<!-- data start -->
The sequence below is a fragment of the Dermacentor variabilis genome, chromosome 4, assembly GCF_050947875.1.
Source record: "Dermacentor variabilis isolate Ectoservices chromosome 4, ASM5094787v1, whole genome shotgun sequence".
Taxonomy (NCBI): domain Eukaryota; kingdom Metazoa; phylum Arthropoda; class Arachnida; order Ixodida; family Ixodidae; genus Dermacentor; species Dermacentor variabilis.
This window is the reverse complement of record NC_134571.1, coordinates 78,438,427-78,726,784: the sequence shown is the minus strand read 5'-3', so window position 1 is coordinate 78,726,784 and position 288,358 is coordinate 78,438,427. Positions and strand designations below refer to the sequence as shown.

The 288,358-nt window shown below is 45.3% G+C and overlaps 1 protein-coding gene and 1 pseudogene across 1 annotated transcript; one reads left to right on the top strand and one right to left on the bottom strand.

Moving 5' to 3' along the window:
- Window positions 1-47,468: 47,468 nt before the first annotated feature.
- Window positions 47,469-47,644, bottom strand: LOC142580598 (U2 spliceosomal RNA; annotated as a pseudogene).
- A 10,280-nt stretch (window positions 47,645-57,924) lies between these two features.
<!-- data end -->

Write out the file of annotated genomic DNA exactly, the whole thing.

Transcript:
The sequence below is a fragment of the Dermacentor variabilis genome, chromosome 4, assembly GCF_050947875.1.
Source record: "Dermacentor variabilis isolate Ectoservices chromosome 4, ASM5094787v1, whole genome shotgun sequence".
Taxonomy (NCBI): domain Eukaryota; kingdom Metazoa; phylum Arthropoda; class Arachnida; order Ixodida; family Ixodidae; genus Dermacentor; species Dermacentor variabilis.
This window is the reverse complement of record NC_134571.1, coordinates 78,438,427-78,726,784: the sequence shown is the minus strand read 5'-3', so window position 1 is coordinate 78,726,784 and position 288,358 is coordinate 78,438,427. Positions and strand designations below refer to the sequence as shown.

The 288,358-nt window shown below is 45.3% G+C and overlaps 1 protein-coding gene and 1 pseudogene across 1 annotated transcript; one reads left to right on the top strand and one right to left on the bottom strand.

Moving 5' to 3' along the window:
- Window positions 1-47,468: 47,468 nt before the first annotated feature.
- Window positions 47,469-47,644, bottom strand: LOC142580598 (U2 spliceosomal RNA; annotated as a pseudogene).
- A 10,280-nt stretch (window positions 47,645-57,924) lies between these two features.